Japanese rubber futures fell on Friday as the yen languished slightly above the threshold of 150 to the US dollar, though firmer crude prices limited losses.
The Osaka Exchange (OSE) rubber contract for April delivery was down 2.9 yen, or 1.1%, and traded at 258.8 yen ($1.72) per kg at closing. The benchmark contract posted 0.4% weekly declines after two consecutive weeks of gain.
The rubber contract on the Shanghai futures exchange (SHFE) for January delivery was down 150 yuan, or 1%, at 14,480 yuan ($1,979.03) per metric ton. The Japanese yen strengthened 0.1% against the dollar, but stayed slightly above 150 per dollar, a threshold which some see as a potential trigger for intervention by Japanese authorities. The yen last traded at 150.22 per dollar, recovering slightly from the previous session’s one-year trough of 150.78. Core consumer inflation in Japan’s capital Tokyo, considered a leading indicator of nationwide trends, unexpectedly accelerated in October, a sign of broadening price pressures that may keep alive expectations of near-term end to ultra-low interest rates. Japan’s benchmark Nikkei average closed 1.27% higher. Oil prices rose by over $1 on Friday as reports that the US military struck Iranian targets in Syria raised concerns of a widening of the Israel-Hamas conflict that could impact supply from the key Middle East producing region.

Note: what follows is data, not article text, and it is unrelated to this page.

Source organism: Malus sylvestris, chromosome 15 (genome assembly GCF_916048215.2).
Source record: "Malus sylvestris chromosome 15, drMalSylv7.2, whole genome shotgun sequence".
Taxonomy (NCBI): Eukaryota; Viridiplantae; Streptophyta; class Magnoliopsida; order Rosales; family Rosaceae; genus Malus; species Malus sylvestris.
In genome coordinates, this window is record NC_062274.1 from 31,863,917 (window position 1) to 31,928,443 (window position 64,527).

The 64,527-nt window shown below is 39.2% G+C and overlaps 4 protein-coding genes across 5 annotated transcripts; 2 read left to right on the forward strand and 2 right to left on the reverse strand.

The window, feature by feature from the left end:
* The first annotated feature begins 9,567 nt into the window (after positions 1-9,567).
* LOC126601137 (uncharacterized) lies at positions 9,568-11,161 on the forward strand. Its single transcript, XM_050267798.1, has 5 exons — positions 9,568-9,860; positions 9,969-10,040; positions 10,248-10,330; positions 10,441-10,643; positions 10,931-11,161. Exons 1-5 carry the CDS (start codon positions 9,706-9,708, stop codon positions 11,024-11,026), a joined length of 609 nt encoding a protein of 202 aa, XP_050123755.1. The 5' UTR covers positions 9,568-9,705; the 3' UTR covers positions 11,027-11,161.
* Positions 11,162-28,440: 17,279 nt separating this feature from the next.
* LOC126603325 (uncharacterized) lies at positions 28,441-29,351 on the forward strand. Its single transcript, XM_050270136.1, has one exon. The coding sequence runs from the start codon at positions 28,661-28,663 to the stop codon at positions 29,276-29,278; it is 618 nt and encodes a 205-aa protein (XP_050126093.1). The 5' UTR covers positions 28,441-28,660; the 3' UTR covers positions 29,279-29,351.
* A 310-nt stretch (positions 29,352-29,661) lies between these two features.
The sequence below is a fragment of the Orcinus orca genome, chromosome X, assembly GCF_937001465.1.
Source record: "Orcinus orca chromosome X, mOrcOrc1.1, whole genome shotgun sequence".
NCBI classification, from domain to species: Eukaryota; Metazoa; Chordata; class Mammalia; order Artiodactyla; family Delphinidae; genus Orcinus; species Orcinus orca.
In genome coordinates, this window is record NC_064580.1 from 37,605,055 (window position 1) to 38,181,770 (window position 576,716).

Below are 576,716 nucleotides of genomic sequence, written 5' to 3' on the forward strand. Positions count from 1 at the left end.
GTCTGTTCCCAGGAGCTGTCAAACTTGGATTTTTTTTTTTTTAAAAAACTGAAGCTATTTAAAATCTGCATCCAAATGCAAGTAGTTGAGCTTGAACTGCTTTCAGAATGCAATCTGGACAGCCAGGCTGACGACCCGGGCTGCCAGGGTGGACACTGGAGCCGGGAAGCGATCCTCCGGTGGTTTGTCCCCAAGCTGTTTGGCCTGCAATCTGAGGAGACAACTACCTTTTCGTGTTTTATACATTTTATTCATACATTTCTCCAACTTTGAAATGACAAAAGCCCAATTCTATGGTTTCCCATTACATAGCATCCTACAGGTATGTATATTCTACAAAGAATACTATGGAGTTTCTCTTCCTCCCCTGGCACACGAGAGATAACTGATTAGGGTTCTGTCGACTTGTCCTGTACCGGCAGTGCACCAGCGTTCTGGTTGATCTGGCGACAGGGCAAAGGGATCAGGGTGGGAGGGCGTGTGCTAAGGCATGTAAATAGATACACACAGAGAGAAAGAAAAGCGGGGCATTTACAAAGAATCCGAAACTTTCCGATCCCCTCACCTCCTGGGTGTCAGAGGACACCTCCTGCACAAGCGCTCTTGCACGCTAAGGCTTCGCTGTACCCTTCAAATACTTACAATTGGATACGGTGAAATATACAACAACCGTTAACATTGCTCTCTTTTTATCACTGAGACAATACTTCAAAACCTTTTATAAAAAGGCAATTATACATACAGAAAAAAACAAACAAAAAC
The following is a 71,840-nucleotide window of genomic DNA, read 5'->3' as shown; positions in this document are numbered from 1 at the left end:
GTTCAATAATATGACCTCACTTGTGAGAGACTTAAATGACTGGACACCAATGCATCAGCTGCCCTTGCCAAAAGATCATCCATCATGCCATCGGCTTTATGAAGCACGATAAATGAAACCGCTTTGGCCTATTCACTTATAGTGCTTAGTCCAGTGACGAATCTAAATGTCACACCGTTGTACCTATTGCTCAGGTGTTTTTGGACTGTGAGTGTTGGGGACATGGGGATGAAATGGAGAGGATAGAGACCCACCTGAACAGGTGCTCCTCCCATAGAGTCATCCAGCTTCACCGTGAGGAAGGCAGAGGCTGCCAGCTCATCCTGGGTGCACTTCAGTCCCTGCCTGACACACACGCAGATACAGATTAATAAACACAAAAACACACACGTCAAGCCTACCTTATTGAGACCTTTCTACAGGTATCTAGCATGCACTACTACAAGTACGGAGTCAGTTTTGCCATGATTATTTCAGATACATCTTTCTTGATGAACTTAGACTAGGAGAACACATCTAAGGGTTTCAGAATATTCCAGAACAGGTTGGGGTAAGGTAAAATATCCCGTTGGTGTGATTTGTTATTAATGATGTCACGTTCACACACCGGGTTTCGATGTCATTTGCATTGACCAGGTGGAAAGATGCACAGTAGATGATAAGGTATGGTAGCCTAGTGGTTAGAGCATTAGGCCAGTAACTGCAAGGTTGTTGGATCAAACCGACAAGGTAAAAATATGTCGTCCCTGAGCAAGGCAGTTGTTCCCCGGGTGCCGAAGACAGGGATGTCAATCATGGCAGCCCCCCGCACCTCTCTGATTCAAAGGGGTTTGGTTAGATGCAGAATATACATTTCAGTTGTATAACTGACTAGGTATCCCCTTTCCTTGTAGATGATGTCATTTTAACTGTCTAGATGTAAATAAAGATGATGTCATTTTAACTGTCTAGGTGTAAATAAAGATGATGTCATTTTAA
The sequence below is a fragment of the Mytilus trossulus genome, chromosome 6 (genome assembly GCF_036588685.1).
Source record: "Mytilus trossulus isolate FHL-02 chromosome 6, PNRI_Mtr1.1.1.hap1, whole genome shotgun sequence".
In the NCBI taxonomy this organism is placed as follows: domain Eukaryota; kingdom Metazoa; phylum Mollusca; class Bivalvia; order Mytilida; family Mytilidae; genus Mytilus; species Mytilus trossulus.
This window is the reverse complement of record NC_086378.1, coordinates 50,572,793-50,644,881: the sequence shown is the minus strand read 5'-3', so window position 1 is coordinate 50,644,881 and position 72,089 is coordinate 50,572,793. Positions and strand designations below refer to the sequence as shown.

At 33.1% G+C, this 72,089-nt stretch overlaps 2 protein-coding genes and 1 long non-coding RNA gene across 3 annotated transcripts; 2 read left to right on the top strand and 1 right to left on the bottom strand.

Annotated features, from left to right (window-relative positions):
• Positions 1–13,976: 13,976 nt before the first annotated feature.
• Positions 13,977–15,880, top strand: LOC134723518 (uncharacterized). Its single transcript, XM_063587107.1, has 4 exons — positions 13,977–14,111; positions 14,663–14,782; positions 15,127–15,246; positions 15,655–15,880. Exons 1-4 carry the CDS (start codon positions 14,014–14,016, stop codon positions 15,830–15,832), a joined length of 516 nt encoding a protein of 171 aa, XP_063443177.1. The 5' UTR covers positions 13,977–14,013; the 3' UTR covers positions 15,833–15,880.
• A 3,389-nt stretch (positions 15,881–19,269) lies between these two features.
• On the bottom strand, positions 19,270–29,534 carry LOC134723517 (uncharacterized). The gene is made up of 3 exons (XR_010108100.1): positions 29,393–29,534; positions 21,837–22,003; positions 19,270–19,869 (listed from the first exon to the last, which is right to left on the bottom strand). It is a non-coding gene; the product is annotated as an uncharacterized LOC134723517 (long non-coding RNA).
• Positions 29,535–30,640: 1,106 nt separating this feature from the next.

Natural rubber often takes direction from oil prices, as it competes for market share with synthetic rubber, which is made from crude oil. The front-month rubber contract on Singapore Exchange’s SICOM platform for November delivery last traded 1.5% lower at 144.2 US cents per kg.
Read more at Business Recorder